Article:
The fine art of foreign espionage

British artist was hired to depict the ambiguous world of the Secret Intelligence Service

by Michael Petrou

The fine art of foreign espionage

Peter Macdiarmid/Getty Images

Spies, when they do their jobs well, are unnoticed. They don’t draw attention to their work, and their successes are rarely celebrated or even acknowledged.

It is understandable, then, that when British artist James Hart Dyke was approached with an offer to embed with the Secret Intelligence Service, the British foreign spy agency known as MI6, to capture the agency’s life on canvas to mark its centenary, he suspected it was a joke. But the offer—made over a quiet cup of coffee—was real. Soon Hart Dyke, a painter who has previously worked as a war artist with the Grenadier Guards in Iraq and Afghanistan, was ushered into a world few outside it get to see.

Hart Dyke had to sign the Official Secrets Act, forbidding him from discussing his assignment until it was over. There were also some limits placed on where he could go and what he could see. He didn’t shadow agents on assignments in the field, for example. And he was not permitted to identify anyone in his art. But he says the agency was open and welcoming, even if some of its officers seemed suspicious when he told them what he was doing in their offices, sketchbook in hand. Hart Dyke had a pass for MI6 headquarters in London, and also travelled to its offices elsewhere in Britain, and in Afghanistan.

The result is a striking collection of paintings and drawings that seduce and bewilder, while somehow still capturing the essence of the agency and the lives of those who work there.

What is most surprising about the images—at least when first seen—are their seeming ordinariness. There is a woman in a pub, a man walking a dog, a busy street. The painting Hart Dyke says was most popular with MI6 members depicts a hotel room with two chairs facing a small table, pulled back slightly as if arranged for a meeting. A man stands discreetly looking out the window, watching, waiting. The tension is implied rather than stated. The scenes depicted in many of the paintings could be sinister, or innocent and mundane. The audience is never really sure. “That’s the world they’re in—a very ambiguous world. I was trying to get a sense of what it might be like. You’ve got all this information coming in. A lot of it could be bogus, or very important. And you never quite know,” Hart Dyke said in an interview. “Some of the paintings are very ambiguous, and some are very straight. But sometimes the straight ones are not so straight. So you end up questioning a lot of the images.”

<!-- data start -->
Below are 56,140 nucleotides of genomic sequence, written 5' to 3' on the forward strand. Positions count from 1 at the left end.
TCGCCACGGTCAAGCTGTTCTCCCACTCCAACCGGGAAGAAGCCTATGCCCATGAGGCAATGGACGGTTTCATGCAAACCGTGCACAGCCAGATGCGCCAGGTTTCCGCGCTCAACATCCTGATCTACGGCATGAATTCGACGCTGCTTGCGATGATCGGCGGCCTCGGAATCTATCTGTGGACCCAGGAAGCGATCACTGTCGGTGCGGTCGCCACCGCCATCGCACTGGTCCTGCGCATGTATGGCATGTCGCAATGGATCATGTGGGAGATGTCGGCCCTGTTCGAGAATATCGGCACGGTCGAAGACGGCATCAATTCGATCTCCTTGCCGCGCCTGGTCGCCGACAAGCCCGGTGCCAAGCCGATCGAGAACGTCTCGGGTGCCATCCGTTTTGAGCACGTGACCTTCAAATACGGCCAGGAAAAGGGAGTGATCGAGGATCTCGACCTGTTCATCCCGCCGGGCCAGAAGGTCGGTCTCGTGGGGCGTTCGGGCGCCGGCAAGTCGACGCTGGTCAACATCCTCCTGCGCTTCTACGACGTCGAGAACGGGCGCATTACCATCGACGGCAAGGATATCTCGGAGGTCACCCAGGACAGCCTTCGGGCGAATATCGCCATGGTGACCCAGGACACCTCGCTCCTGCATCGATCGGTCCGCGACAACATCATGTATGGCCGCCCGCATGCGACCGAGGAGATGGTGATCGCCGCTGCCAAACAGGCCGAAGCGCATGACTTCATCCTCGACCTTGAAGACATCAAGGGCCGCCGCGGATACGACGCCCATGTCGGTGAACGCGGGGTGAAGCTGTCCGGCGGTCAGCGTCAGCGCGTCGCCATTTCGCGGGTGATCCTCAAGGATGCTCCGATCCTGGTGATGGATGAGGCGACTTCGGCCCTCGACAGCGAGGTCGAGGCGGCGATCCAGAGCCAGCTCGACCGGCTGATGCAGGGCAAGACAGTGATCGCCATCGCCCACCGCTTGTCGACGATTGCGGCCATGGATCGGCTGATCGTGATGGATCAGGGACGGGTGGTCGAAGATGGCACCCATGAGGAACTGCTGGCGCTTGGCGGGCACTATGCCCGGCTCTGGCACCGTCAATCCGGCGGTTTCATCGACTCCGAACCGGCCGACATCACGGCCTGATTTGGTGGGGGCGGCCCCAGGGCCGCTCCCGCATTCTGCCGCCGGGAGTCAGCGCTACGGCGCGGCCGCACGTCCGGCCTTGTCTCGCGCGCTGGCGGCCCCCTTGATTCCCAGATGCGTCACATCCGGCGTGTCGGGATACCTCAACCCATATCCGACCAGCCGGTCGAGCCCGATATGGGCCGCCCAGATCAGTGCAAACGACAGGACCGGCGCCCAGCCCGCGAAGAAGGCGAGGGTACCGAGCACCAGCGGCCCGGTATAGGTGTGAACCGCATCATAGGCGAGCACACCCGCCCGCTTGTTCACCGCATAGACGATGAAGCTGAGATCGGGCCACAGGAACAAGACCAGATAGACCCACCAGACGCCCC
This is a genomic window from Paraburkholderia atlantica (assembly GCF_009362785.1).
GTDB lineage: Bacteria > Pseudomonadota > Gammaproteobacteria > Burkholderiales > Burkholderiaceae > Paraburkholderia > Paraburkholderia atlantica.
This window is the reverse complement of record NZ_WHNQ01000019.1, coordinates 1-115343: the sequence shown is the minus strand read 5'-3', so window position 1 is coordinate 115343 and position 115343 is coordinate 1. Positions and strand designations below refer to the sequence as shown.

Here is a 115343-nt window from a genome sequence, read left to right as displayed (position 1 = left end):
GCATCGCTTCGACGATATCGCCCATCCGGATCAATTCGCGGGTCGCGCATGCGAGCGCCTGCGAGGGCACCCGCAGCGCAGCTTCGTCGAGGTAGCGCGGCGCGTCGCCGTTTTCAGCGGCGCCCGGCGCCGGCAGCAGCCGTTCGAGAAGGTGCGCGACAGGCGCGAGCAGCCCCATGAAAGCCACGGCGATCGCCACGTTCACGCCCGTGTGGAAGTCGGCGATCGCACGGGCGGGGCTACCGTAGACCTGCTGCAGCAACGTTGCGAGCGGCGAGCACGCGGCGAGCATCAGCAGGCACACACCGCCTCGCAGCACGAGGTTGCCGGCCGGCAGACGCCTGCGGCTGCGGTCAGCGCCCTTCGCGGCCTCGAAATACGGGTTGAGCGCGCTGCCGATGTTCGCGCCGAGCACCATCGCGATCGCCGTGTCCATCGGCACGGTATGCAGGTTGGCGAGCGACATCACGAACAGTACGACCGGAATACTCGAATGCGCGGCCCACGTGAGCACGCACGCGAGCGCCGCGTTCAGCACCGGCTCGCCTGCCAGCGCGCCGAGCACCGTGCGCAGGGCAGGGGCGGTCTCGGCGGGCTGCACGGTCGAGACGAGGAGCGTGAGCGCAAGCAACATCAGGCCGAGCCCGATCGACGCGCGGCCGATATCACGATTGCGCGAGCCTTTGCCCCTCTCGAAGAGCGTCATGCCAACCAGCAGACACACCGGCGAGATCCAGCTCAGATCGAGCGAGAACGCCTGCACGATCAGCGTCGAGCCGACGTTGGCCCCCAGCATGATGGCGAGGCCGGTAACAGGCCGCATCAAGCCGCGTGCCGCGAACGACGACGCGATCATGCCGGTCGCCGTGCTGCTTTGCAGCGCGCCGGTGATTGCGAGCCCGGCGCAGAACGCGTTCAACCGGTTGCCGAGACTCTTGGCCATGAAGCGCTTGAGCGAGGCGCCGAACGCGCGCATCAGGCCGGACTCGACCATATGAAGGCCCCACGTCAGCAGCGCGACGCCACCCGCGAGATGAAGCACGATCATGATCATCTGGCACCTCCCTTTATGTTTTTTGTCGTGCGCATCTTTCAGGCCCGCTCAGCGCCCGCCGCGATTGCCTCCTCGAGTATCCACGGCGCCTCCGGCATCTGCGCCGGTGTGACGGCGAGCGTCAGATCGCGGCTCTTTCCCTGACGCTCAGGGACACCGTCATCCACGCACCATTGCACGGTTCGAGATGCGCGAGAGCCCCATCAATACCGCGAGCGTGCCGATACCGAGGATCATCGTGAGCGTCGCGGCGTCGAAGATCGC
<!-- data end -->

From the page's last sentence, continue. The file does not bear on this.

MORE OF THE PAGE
There are layers of meaning in many of the paintings, some more hidden than others. The colour green features throughout. This is a nod to the fact that the MI6 chief always writes in green ink. Today his emails are the same colour. Other paintings will be a mystery to anyone outside the spy agency. Hart Dyke’s favourite is of a rubber duck. “It’s everything you don’t expect to see. You question, why is that associated with MI6? It could be something that might have some significance. But that’s as far as I can go.”

There is a painting of a small, sleek-looking dog. Circles, including one that is green, hover around it. “It has a hidden kind of meaning to it. But again, it leaves you dumbfounded if you don’t know exactly what it means. But as an officer in that world, you’re often presented with situations in which you can’t understand what’s going on. So it’s good to have a few paintings like that that leave you slightly dumbfounded and wondering what on earth is that about?”

Hart Dyke’s style lends itself well to his subject matter. He describes himself as impressionistic and says the paint in his art is as important to him as the actual images he’s creating. Moods and emotions tend to dominate over finely drawn details.

He gave some of the paintings to the spy agency. The rest have been sold privately. Hart Dyke says he still finds himself looking twice at apparently ordinary scenes and wondering if there is something deeper happening. “You become very perceptive to everyday life. And I’m sure that’s what life must be like if you’re living in that world. You’re looking for that little telltale sign that things are not quite as they should be.”




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